Academic and inventor. Born in Marykirk (Kincardineshire), the son of an inn-keeper, Blyth was educated at the local parish school and Montrose Academy, followed by the University of Edinburgh, from where he graduated in 1861. He taught at Morrison's Academy (Crieff) and George Watson's College (Edinburgh) before, in 1880, accepting an appointment as Professor of Natural Philosophy at Anderson's College in Glasgow, which became the Glasgow and West of Scotland Technical College in 1886. He served in this position until his death.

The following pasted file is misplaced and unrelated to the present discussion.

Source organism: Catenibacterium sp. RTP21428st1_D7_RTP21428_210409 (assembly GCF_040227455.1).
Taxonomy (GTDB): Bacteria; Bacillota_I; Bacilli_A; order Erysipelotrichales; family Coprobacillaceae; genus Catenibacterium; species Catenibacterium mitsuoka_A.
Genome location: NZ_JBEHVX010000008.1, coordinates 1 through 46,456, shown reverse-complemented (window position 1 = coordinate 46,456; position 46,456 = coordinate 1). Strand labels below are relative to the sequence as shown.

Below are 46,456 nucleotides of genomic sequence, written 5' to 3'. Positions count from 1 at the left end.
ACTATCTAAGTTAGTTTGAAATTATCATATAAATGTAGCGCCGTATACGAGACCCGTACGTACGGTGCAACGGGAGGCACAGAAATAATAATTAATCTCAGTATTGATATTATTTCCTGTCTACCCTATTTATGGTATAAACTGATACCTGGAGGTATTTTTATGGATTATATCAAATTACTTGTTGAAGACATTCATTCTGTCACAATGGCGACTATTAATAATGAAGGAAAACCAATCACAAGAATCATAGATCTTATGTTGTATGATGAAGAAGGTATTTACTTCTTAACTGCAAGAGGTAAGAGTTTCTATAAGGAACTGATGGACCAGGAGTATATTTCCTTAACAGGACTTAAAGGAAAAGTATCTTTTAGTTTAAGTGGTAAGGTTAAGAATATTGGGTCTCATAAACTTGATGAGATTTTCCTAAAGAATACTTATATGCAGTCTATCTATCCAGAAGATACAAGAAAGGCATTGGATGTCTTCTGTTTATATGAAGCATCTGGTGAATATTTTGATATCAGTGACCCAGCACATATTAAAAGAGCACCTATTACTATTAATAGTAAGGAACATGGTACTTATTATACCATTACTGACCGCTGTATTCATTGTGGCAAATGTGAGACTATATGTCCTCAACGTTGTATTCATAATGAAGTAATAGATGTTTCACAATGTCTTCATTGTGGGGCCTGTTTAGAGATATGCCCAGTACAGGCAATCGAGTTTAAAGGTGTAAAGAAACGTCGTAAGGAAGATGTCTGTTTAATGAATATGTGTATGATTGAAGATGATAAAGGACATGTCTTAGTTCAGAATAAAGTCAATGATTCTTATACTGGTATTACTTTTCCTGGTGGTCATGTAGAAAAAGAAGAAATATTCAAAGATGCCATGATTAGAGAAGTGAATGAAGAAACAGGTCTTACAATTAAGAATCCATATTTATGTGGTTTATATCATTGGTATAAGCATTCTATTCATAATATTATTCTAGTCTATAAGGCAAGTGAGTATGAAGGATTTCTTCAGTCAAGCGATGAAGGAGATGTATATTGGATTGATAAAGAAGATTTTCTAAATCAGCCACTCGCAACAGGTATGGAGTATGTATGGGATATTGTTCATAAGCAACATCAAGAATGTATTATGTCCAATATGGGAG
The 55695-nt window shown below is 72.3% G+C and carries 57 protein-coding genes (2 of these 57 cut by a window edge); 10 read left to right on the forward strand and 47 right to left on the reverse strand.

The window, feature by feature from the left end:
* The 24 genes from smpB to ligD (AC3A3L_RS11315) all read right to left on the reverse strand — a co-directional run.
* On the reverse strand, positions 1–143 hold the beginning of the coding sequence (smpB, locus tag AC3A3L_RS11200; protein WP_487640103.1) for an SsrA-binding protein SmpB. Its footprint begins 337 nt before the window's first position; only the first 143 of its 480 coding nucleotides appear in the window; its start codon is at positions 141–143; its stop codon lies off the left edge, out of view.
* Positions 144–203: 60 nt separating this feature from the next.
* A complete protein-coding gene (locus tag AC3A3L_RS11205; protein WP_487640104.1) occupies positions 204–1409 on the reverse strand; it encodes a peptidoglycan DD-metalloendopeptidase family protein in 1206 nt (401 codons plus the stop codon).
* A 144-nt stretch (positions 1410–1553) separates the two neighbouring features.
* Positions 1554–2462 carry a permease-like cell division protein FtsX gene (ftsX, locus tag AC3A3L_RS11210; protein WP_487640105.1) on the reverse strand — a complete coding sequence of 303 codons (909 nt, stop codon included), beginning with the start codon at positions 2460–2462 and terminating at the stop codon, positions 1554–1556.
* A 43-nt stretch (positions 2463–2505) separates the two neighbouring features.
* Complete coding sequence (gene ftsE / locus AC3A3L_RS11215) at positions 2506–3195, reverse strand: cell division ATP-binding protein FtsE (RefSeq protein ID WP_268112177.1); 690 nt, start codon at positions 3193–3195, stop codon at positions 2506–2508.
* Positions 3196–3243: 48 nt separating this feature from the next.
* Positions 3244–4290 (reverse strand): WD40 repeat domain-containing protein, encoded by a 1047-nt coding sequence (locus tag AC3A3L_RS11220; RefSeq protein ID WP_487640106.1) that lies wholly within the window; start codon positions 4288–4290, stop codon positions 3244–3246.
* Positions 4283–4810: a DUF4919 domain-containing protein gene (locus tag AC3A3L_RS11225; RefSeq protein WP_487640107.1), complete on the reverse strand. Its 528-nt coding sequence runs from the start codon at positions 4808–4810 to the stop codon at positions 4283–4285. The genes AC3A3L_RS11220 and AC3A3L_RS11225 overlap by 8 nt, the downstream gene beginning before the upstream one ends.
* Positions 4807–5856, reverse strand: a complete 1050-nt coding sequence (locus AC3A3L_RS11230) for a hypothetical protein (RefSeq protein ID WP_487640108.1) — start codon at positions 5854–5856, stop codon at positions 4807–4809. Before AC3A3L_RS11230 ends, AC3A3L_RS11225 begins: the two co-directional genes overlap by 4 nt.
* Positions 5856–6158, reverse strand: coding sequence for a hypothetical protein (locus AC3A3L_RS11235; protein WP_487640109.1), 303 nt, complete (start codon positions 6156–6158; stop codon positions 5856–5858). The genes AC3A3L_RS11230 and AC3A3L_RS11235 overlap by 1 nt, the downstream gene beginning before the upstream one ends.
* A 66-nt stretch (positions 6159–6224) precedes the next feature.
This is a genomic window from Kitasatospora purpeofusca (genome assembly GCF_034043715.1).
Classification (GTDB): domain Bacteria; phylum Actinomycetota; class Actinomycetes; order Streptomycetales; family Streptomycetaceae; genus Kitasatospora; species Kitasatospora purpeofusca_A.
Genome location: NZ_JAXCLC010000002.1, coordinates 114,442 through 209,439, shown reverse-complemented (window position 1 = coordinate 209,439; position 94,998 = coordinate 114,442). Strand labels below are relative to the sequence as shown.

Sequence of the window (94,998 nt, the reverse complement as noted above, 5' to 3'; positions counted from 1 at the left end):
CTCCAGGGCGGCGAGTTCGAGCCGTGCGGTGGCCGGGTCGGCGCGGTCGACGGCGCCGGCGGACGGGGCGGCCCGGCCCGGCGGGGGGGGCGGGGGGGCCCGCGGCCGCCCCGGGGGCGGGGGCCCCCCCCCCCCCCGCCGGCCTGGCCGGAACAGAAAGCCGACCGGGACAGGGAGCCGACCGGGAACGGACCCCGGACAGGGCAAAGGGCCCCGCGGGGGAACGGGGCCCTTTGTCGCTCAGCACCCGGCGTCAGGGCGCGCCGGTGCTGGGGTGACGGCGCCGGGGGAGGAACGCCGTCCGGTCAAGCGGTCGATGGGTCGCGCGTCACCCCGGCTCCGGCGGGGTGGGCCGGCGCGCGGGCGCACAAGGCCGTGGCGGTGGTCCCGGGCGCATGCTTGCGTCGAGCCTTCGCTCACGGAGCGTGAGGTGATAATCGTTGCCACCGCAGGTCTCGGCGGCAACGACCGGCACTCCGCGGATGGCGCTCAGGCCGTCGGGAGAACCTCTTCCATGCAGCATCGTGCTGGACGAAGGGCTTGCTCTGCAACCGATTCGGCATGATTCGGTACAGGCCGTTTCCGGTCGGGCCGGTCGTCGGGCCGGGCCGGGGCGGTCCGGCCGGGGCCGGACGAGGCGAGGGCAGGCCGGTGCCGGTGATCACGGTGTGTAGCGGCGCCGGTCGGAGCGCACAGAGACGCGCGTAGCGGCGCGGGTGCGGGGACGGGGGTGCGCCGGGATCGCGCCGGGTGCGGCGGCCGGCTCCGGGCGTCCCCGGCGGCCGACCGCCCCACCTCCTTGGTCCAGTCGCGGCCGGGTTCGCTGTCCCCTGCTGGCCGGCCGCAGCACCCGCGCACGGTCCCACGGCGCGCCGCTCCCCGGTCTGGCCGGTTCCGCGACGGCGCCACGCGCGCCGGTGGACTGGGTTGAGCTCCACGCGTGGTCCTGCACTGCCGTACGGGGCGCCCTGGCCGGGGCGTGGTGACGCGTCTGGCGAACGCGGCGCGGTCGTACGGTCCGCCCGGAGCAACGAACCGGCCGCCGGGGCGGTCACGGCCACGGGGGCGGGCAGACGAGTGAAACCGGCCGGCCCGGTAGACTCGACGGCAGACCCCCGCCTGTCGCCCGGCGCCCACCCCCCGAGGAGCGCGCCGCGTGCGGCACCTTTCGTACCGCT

Blyth demonstrated the world's first wind turbine to generate electricity in July 1887, some months before the American generally credited with its development, and gained a UK patent in four years later. He experimented with different designs and installed a 10-m (33-feet) cloth-sailed turbine in the garden of his holiday cottage in Marykirk, using it to power electric lighting in the house. He offered the surplus power to the villagers for street-lighting, but they turned him down regarding electricity as the work of the devil. He later built a turbine in the grounds of the Montrose Lunatic Asylum and supplied electricity commercially.
He was awarded a medal by the Royal Society of Edinburgh, but his invention was never exploited as it was not considered economically viable. He died at his home in Great Western Road in Glasgow and lies buried at Marykirk. He is remembered by a plaque in the University of Strathclyde.